When we say that text “reflows,” we mean that when a user changes the font size, or the font, the text adjusts.  If the font is bigger, there will be fewer words per line, and fewer per page.  From beginning to end, the text changes to suit what the user has asked it to do.  You can see examples in this article: Is it true that readers can change how my book looks? and in this article addressing how the appearance of a book alters just by changing the font size.  If a font is enlarged, the screen will display fewer words per line, which means that the next paragraph will have moved downward, in this case (the example images--click to lightbox and zoom) to the next page.

The Prince and the Pauper, on Adobe Digital Editions Reader, with the font size set at medium.  Note the purple-highlighted text.
The Prince and the Pauper, on Adobe Digital Editions Reader, with the font size set at medium. Note the purple-highlighted text.

 

For example, look at what happens when we do nothing but change the text size of an ePUB, shown here in Adobe ePUB reader, of Mark Twain's beloved, "The Prince and the Pauper."  In the example on the left-hand-side, the text is set at the default medium size, and we've highlighted some text on the same "page" as the image in purple.  In the first image, on the left, you see that the text occurs on the same "page" as the image.  When we resize the font, however, by using the lower-case "a's" at the top of the reading pane, merely one size larger, you'll see that the very same highlighted text "moves" to the next page (screen), and is no longer visible on the same screen (page) as the illustration. This is because it "reflows," using larger letters, fewer characters and words per line, and the entire book is re-rendered, from beginning to end. In this example, the highlighted text moves from being on the same "page" (screen) as the illustration, to the next "page" (screen), because it's reflowing to accommodate the larger font size.  

This is what we mean when we say that text “reflows" and that it is very difficult to try to control what a user sees at any given time.  EBooks are not like PDFs or print, and it will be very helpful for you to understand this early in the process so you can learn not to worry about things that cannot be controlled.

The same book, The Prince and The Pauper, in the same reader, but now the person reading it has set the font size simply one click larger.
The same book, The Prince and The Pauper, in the same reader, but now the person reading it has set the font size simply one click larger.

Our sincere thanks to Ignacio Fernández Galván for graciously agreeing to let us use his lovely ePUB creation of "The Prince and the Pauper" for demonstration and explanation purposes on our website.  Ignacio--you're a steely-eyed ePUB Pilot.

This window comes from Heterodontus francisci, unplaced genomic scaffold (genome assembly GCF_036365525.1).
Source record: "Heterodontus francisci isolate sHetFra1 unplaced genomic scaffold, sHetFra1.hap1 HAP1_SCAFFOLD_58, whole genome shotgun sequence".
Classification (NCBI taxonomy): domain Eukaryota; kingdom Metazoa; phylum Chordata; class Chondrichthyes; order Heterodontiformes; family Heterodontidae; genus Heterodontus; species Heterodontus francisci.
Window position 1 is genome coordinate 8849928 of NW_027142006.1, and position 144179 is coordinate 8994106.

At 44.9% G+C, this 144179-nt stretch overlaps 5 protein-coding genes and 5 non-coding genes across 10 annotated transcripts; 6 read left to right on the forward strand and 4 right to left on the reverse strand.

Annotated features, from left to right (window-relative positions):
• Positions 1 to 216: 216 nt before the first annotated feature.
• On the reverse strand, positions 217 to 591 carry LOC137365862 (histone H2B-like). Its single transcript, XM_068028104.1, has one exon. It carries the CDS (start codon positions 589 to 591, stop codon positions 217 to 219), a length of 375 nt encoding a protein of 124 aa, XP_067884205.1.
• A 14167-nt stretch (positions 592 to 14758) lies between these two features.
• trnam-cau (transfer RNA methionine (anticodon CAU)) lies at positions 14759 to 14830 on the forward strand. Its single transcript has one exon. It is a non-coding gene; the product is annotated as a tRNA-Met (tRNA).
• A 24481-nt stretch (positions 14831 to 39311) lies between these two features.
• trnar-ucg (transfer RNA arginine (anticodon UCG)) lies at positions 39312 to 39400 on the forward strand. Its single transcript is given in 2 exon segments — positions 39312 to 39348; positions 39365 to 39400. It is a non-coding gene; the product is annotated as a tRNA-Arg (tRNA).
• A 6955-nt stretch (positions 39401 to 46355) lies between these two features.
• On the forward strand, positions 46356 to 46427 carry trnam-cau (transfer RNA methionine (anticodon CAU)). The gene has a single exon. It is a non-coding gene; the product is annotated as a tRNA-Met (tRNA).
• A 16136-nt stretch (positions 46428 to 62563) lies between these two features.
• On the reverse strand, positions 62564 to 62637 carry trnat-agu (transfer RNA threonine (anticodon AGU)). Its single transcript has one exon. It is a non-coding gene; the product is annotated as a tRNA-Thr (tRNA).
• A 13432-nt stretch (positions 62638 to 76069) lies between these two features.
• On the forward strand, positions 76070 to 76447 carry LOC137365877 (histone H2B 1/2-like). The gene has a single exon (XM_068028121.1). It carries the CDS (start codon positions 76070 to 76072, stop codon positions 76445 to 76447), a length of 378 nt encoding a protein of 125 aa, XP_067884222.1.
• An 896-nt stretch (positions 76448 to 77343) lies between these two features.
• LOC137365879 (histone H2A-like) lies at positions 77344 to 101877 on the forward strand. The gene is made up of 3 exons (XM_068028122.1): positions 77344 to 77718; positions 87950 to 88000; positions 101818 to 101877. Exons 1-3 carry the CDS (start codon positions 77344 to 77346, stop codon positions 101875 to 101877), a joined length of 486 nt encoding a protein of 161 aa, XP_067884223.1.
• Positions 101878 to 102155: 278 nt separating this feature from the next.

Phone Call Alert! 

(Please read, thanks.) 

Old Timey Switchboard Operator Cartoon

 

Due to the COVID-19 onslaught, we currently cannot take incoming phone calls.  

 

A notification about phone calls:  due to the COVID-19 plague, we've significantly increased our incoming inquiries--nearly double our usual volume--and the number of incoming inquiries by phone has been literally overwhelming.  Although most writers will say that their call "will only take 15 minutes," the truth is, that after 10 years of doing this, most author inquiry calls take an hour.  45 minutes at best. I'm currently receiving 7-10 calls/day, and due to that, I've had to stop accepting incoming phone calls, which my voicemail will tell you. You can leave a message--I can't call you back without one--and if a call is needed, I will of course call you.  But we have very complete and extensive email replies, handouts and our website is very informative. Almost all the questions that I receive during a call are actually already answered on our site, or are, in fact, publishing questions, not questions about our services, what we do, what we offer, or the like.  I already handle between 90-130 emails/day, as it is. I can't handle that many emails and take 7-10 hours of calls each day. I can't. So, in order to be able to answer this huge email volume, to help the greatest number of people, with my time, I've had to stop accepting calls.  I'm sorry, but that's just how it is. I'm in the process of setting up a call-appointment function, for free 15-minute calls to answer questions from new prospective customers and longer paid sessions for folks who generally want consulting on "publishing," generally (and for prospective kids' book publishers, as a special category of paid consulting).  But that functionality isn't yet set up. I hope to get that working the 3rd week of July, sometime.  

Thank you for your understanding.